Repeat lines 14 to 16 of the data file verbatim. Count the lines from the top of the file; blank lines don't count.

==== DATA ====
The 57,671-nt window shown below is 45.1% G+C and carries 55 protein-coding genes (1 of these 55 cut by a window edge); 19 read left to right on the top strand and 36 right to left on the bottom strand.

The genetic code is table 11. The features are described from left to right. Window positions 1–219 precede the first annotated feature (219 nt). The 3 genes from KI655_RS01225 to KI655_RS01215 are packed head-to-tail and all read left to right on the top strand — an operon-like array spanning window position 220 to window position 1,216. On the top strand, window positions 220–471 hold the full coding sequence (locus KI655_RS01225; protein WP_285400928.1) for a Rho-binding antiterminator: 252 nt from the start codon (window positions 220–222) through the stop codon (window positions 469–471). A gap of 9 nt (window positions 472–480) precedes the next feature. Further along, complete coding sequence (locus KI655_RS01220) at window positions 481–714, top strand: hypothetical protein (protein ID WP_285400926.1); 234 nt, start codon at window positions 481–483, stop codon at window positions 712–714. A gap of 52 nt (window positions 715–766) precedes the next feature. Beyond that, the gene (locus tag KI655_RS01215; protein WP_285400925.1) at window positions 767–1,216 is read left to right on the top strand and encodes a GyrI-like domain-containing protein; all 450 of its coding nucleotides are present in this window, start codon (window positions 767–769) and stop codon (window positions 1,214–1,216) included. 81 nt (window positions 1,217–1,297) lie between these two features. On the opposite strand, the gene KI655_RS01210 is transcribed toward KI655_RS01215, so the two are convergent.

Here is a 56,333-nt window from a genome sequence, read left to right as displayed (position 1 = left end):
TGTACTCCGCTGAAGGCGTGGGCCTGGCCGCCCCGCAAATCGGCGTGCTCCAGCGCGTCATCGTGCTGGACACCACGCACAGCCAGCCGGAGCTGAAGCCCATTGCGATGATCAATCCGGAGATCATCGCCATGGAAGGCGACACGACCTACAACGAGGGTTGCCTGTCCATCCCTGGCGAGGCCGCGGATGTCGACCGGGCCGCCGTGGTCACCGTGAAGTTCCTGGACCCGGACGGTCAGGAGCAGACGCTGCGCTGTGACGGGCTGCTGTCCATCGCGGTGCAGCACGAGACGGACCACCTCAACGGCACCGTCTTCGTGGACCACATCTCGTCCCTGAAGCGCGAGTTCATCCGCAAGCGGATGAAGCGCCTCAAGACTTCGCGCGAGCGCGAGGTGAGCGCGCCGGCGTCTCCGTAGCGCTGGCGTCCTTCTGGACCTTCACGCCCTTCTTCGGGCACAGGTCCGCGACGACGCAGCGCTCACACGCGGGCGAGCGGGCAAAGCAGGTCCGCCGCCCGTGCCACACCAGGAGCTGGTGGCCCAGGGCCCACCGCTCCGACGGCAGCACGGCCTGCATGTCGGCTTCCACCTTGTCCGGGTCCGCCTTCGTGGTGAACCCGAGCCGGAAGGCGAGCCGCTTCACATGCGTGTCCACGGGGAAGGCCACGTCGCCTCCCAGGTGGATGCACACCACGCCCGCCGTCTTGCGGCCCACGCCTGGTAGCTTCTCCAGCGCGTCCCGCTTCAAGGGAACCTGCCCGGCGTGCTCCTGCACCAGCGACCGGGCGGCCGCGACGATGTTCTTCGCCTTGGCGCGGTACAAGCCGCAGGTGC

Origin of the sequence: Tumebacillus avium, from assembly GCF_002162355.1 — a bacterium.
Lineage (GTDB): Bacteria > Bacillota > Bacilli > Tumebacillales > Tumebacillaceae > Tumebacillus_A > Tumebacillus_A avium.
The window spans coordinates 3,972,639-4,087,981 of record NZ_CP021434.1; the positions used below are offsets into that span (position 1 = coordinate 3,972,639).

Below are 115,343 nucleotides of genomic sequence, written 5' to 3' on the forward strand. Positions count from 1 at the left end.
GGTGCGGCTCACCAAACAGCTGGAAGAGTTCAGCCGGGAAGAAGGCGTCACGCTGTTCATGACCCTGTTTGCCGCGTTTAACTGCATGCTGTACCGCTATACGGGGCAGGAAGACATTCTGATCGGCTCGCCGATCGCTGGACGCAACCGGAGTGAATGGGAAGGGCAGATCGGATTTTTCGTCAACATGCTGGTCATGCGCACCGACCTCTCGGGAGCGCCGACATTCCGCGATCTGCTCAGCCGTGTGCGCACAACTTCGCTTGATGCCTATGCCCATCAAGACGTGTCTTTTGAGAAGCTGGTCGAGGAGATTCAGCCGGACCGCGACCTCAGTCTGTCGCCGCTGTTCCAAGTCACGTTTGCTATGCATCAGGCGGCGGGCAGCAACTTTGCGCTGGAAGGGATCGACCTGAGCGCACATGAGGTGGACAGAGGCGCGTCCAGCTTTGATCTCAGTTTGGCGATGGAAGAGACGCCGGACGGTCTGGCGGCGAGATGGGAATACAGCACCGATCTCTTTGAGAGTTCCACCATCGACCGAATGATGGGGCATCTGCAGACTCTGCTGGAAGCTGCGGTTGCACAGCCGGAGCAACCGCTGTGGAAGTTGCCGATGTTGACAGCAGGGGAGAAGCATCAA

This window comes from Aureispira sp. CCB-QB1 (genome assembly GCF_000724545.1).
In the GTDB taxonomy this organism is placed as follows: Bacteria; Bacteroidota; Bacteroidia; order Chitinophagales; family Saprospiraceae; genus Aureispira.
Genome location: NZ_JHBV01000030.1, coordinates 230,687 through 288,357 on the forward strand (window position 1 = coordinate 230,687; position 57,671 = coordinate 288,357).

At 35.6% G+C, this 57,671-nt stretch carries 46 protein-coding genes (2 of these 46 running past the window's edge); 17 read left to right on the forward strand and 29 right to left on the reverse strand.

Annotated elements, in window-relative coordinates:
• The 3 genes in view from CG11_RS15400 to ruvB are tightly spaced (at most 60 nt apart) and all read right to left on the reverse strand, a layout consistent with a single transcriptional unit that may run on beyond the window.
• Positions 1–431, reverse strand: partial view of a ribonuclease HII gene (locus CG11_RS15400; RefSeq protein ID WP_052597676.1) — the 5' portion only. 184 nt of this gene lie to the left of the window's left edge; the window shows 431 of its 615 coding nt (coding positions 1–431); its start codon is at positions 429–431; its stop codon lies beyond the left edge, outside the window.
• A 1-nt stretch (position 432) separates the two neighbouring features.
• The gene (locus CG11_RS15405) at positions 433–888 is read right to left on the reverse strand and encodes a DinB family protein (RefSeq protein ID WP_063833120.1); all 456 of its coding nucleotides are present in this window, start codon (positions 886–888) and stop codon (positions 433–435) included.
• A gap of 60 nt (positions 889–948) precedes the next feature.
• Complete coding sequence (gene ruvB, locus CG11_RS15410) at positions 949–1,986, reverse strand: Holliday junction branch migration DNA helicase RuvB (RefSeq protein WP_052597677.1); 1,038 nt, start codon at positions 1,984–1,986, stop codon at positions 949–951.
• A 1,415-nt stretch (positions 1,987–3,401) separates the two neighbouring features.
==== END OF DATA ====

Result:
Annotated elements, in window-relative coordinates:
• The 3 genes in view from CG11_RS15400 to ruvB are tightly spaced (at most 60 nt apart) and all read right to left on the reverse strand, a layout consistent with a single transcriptional unit that may run on beyond the window.
• Positions 1–431, reverse strand: partial view of a ribonuclease HII gene (locus CG11_RS15400; RefSeq protein ID WP_052597676.1) — the 5' portion only. 184 nt of this gene lie to the left of the window's left edge; the window shows 431 of its 615 coding nt (coding positions 1–431); its start codon is at positions 429–431; its stop codon lies beyond the left edge, outside the window.